The complexity of investments is increasing. The easy money – facebook, snapchat, youtube – has passed us by and the future is harder technologies. Every product class, from consumer packaged goods to SaaS, is getting more technical and employing more arcane methods to accomplish increasingly impossible tasks.
How are investors with good guts and general experience supposed to assess and then support portfolio companies in spaces like additive manufacturing or NLP?
That’s why Due Diligence was the first service line we launched when we left McKinsey. Our process is not an exercise in box checking. Rather, it’s a comprehensive and technically focused deep-dive into what makes an early-stage company tick. From the time our document checklist is completed to the delivery of the finished report takes just 10 business days, guaranteed – because the good deals don’t stick around forever. Wherever possible, we aim to tease out alignment with the rest of your portfolio to surface unfair advantages. The goal is to come away with a nuanced understanding of how this opportunity will fit into your overall investment thesis.
The best investors in the world invest in people, not companies. The challenge is figuring out, in a compressed time period, which people deserve your trust. Most VCs go on their gut based on phone calls and brief meetings with founders. Our process goes a step further, gathering data points from other investors in the target company, investors in previous exploits of the founding team, and former direct reports or colleagues of key team members. This is a lot of work, but it’s the only way to quickly build an informed mental model of how a team functions and how they’re likely to act in the future.
One of the challenges of conducting DD is that so much of the process is subject to information asymmetry benefiting the company, not the investor. Product evaluation is one of the few areas where we have the opportunity to reverse that asymmetry, gaining a deeper understanding of the target’s . This might take the form of code review at a software startup, or we might do a deep-dive into Intellectual Property if the company is targeting a licensing model. Even physical products can be subject to analysis in terms of their industrial design and manufacturing. By gaining this objective information, we’re able to analyze CEO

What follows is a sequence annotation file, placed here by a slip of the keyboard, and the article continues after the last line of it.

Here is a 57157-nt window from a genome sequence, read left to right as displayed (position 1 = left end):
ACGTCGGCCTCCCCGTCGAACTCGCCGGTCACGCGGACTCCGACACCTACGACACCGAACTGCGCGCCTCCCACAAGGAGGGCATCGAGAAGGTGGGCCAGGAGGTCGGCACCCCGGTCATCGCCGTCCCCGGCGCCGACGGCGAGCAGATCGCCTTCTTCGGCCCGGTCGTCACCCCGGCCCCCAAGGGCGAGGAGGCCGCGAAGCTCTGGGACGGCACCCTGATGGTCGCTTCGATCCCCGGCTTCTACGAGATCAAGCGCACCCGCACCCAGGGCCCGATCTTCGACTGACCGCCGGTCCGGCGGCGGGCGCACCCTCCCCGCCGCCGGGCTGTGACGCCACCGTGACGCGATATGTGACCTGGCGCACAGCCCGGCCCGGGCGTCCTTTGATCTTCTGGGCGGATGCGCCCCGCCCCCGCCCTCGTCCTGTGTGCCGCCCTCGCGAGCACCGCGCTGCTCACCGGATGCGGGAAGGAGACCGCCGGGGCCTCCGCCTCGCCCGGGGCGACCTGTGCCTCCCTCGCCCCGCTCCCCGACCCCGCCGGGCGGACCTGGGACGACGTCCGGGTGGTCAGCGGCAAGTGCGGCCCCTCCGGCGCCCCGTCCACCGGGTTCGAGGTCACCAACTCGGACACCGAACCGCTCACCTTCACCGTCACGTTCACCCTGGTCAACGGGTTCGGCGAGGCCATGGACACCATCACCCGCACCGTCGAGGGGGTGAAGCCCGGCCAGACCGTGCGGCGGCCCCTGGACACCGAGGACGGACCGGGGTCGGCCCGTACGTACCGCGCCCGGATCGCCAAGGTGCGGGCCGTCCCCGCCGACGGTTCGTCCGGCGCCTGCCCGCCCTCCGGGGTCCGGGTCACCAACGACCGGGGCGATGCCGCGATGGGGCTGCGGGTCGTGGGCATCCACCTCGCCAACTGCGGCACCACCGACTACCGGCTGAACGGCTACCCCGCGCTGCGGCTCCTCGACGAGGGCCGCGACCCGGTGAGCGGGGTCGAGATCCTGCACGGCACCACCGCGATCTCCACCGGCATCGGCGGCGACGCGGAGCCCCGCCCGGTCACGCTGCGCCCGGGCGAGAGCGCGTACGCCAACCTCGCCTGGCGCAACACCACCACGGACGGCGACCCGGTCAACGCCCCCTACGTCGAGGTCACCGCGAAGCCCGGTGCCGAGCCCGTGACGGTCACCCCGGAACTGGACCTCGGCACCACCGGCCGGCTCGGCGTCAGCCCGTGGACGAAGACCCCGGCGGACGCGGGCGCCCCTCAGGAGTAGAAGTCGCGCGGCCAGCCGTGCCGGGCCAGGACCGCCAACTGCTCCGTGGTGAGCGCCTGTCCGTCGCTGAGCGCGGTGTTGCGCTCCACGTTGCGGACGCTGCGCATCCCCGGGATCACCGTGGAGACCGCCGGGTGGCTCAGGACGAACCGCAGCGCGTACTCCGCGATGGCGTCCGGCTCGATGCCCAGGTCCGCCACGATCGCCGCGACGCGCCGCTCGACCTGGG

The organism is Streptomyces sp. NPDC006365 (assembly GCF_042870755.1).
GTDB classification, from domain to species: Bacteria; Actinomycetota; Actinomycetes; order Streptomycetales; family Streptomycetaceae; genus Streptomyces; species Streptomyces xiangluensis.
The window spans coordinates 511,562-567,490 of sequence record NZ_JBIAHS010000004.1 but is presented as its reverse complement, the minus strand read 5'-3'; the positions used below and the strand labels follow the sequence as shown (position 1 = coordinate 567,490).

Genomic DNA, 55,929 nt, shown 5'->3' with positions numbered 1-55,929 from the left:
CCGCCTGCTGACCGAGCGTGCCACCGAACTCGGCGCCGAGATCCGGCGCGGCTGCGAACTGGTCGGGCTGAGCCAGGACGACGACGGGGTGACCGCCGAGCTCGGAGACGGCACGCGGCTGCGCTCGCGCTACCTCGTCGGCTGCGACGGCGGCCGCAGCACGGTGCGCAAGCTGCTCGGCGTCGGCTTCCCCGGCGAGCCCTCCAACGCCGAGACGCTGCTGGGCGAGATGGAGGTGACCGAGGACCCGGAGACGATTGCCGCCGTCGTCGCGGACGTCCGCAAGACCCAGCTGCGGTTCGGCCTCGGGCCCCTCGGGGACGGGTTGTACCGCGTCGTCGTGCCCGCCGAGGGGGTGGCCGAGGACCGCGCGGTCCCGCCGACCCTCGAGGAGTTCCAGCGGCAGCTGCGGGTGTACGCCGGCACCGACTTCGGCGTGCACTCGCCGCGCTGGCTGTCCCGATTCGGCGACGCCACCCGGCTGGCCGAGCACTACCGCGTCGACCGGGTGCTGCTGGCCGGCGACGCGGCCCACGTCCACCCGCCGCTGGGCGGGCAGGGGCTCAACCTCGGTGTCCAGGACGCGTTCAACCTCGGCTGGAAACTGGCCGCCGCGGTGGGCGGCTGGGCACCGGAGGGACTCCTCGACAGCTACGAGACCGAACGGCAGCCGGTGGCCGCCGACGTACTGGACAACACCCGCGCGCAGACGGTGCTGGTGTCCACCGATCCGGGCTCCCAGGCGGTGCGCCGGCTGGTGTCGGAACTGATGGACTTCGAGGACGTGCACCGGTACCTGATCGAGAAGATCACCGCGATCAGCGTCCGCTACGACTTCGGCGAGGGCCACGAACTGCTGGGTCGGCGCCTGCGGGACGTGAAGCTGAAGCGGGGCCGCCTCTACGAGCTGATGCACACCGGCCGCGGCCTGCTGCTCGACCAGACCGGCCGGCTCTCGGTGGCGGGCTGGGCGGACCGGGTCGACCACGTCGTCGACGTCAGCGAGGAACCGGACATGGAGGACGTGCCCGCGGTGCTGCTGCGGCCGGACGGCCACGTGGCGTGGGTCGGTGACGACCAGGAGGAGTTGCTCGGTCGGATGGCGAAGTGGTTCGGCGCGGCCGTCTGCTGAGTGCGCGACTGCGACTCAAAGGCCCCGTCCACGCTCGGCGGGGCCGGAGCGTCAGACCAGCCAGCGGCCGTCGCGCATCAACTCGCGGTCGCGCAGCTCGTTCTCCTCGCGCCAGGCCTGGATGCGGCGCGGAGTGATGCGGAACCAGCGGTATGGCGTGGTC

claims such as roadmap, timing, and technical capabilities in the context of a richer pool of data.
It doesn’t matter how great a team or product are if they are attacking the wrong space. We use a variety of proprietary tools to analyze the business landscape, looking for relevant competition as well as lessons from the graveyard. By assiduously rooting out confirmation bias, survivorship bias, and other common cognitive errors, we are able to more accurately place a given target company in their competitive space. A target that is a smart investment for one party, may not be for others. This is where we start to put the pieces together. Absolute returns, alignment with the rest of your portfolio, and risk tolerance all coalesce in the final analysis of whether or not to pull the trigger.
Jourdan has an old man’s wisdom alongside a young man’s energy. Though he is much younger, I often turn to Jourdan for the benefit of his clear thinking and his shockingly deep knowledge on many topics. I’m surrounded by smart people, but Jourdan is a singularity.